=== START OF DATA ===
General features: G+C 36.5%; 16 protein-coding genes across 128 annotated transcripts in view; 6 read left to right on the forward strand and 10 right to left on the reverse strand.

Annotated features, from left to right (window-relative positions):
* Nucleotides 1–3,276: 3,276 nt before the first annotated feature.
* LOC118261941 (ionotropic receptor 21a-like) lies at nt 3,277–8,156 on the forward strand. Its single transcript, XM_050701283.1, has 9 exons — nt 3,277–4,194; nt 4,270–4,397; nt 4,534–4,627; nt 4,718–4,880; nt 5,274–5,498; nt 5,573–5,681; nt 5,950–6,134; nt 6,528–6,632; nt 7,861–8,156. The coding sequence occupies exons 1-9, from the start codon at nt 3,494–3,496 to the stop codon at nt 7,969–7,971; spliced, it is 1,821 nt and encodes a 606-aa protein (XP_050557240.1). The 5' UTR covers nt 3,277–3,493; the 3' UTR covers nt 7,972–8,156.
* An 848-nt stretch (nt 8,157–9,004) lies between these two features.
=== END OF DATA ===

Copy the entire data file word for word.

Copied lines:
General features: G+C 36.5%; 16 protein-coding genes across 128 annotated transcripts in view; 6 read left to right on the forward strand and 10 right to left on the reverse strand.

Annotated features, from left to right (window-relative positions):
* Nucleotides 1–3,276: 3,276 nt before the first annotated feature.
* LOC118261941 (ionotropic receptor 21a-like) lies at nt 3,277–8,156 on the forward strand. Its single transcript, XM_050701283.1, has 9 exons — nt 3,277–4,194; nt 4,270–4,397; nt 4,534–4,627; nt 4,718–4,880; nt 5,274–5,498; nt 5,573–5,681; nt 5,950–6,134; nt 6,528–6,632; nt 7,861–8,156. The coding sequence occupies exons 1-9, from the start codon at nt 3,494–3,496 to the stop codon at nt 7,969–7,971; spliced, it is 1,821 nt and encodes a 606-aa protein (XP_050557240.1). The 5' UTR covers nt 3,277–3,493; the 3' UTR covers nt 7,972–8,156.
* An 848-nt stretch (nt 8,157–9,004) lies between these two features.